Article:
Honestly, this recording was shocking. Both sides managed to fit on one side of a C90, but whoever taped it originally had got the sides mixed up, so side 2 played first, followed by side 1. Personally, I like this running order much more. It starts off with the piano intro of “Bridge Of Spies” and finishes with the upbeat instrumental section of “Sex Talk”.

And, for that reason I’m going to give the album another listen, and play the tracks in the order that I remember them…

01. Bridge Of Spies
A great opener, and one of my favourites on the album. Great instrumentals, great vocals. Also contains a false ending which leads into an instrumental section. The album quickly goes into track 2, and until I actually got a proper copy, I always thought that the first opening bars of “Monkey House” were part of this song.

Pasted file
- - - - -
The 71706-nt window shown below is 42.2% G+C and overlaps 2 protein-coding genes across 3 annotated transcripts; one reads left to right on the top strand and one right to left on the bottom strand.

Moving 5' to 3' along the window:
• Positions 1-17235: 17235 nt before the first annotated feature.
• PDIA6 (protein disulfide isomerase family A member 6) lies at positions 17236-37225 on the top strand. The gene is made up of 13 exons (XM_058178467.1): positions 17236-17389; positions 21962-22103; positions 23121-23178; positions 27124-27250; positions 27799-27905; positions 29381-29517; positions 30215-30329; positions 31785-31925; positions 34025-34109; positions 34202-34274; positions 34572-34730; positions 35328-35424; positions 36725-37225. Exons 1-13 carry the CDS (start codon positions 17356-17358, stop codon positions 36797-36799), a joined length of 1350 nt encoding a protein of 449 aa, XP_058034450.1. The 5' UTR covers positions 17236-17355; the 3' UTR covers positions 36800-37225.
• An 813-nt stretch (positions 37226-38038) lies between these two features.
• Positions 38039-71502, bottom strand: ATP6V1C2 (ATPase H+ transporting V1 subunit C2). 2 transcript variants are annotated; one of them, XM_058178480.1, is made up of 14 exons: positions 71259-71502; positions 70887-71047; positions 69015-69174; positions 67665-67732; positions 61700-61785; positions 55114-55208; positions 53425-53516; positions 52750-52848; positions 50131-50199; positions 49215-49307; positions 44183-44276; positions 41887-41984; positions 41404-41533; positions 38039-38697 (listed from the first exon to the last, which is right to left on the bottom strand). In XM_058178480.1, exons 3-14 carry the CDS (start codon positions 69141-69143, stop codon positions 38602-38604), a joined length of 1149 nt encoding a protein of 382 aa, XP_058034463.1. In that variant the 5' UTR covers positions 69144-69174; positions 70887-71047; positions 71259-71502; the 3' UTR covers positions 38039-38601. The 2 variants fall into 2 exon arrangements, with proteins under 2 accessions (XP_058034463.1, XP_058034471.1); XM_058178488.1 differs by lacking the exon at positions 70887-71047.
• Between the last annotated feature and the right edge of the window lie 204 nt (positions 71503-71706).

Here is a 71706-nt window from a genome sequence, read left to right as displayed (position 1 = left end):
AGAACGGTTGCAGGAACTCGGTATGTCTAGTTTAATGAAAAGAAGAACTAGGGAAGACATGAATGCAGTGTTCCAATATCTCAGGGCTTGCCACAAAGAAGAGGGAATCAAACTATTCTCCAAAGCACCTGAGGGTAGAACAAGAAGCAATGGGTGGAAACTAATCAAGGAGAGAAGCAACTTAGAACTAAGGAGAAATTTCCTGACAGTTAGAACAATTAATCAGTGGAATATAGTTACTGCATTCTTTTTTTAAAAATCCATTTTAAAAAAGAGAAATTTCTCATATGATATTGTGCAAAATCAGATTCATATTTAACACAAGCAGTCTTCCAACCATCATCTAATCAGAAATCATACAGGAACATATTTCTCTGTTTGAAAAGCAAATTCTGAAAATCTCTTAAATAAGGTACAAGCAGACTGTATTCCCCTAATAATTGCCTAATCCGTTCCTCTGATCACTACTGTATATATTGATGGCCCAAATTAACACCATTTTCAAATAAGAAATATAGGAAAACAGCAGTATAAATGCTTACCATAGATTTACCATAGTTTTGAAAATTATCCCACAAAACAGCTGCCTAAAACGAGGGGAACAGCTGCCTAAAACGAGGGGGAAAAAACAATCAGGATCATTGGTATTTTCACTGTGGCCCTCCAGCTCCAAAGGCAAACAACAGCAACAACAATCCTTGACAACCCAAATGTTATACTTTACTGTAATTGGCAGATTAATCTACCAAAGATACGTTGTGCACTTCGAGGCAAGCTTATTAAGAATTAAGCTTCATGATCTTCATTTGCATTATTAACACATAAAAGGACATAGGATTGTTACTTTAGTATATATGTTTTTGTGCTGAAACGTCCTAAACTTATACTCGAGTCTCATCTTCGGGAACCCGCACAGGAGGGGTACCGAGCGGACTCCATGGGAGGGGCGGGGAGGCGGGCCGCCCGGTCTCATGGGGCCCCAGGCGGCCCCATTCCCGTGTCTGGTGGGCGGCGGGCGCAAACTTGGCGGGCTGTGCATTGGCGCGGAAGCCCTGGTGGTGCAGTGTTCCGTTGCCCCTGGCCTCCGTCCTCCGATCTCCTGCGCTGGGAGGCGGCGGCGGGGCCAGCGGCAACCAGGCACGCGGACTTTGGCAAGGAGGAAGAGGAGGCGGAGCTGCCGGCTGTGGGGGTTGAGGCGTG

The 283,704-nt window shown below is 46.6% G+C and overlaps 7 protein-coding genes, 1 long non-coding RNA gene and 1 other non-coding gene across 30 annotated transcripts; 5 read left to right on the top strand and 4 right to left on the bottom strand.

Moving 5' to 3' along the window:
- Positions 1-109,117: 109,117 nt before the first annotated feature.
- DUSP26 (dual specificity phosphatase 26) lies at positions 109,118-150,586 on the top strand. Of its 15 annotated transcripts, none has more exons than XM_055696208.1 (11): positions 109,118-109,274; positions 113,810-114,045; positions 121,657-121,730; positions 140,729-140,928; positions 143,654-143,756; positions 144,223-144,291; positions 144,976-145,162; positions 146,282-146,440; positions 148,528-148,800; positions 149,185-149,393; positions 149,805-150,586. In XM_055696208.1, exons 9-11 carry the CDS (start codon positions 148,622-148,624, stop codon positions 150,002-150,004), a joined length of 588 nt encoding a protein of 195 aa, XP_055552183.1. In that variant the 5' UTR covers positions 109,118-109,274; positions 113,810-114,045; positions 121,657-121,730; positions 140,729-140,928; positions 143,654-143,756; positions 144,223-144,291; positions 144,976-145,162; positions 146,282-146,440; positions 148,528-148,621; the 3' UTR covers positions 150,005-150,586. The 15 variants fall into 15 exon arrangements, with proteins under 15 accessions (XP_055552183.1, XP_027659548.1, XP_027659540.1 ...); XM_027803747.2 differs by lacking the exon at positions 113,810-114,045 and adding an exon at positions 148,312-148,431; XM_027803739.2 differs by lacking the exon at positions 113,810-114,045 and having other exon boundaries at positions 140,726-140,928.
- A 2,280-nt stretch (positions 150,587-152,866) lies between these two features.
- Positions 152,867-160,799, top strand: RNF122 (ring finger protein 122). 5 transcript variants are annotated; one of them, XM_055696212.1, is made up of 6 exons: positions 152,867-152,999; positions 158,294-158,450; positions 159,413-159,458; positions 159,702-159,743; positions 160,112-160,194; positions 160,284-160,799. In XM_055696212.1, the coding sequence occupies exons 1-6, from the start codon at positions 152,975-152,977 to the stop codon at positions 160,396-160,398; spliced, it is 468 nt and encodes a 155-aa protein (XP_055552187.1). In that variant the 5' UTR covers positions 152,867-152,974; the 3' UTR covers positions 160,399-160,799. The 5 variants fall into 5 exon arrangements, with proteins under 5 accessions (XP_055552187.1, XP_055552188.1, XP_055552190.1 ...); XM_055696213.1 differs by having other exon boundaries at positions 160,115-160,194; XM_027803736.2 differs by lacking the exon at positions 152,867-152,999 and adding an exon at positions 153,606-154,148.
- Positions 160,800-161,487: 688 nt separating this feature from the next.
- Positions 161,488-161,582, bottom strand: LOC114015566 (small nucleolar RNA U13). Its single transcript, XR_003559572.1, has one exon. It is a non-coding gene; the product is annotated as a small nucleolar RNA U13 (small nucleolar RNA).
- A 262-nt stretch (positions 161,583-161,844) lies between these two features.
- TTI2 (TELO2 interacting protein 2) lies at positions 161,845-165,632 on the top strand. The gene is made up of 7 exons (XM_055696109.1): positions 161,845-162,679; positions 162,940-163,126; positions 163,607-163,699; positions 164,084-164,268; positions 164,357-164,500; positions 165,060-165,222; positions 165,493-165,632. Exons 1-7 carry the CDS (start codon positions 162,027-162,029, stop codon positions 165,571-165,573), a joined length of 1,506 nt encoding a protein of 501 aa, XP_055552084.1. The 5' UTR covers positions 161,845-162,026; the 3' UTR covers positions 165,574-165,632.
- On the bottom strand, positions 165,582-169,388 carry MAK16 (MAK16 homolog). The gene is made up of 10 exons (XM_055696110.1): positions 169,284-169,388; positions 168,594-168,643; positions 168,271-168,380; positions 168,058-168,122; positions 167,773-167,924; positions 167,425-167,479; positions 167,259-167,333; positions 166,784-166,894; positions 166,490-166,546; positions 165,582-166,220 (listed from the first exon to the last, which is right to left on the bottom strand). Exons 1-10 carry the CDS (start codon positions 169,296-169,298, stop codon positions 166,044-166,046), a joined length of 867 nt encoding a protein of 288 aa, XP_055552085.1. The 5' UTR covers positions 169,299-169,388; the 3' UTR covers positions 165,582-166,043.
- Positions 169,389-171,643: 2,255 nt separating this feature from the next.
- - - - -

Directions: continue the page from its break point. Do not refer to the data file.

02. Monkey House
Fast-paced nonsense about “mental hygeine”. There’ll be no more dirty looks, and no more dirty looks. Indeed. The lyrics always bring an image of an Orwellian society, though I didn’t know what it was back then. Another instrumental section, and some strangely distorted guitars.

03. Valentine
Onto the slower paced songs now. “Valentine”. I’ve come to appreciate this one a bit more than what I used to. This was the first track in the album to be released as a single. Over here anyway. “Bridge Of Spies” got a US single release

04. Than You For Goodbyes
Probably the low point of the album for me. If I was to fast forward a track, it’d be this one. That’s a thing. Each day, I’ll name a track that I’d fast-forward. Just for funsies. Anyway, it’s a slow plodder that doesn’t get anywhere. Carol’s vocals are still great. The expanded version of this album features “Thank You For Goodbyes Rides Again”, which is an upbeat reworking of the song. Infinitely better in my opinion, though they do just seem to give up half-way through and ended the song. It sould have been so much longer!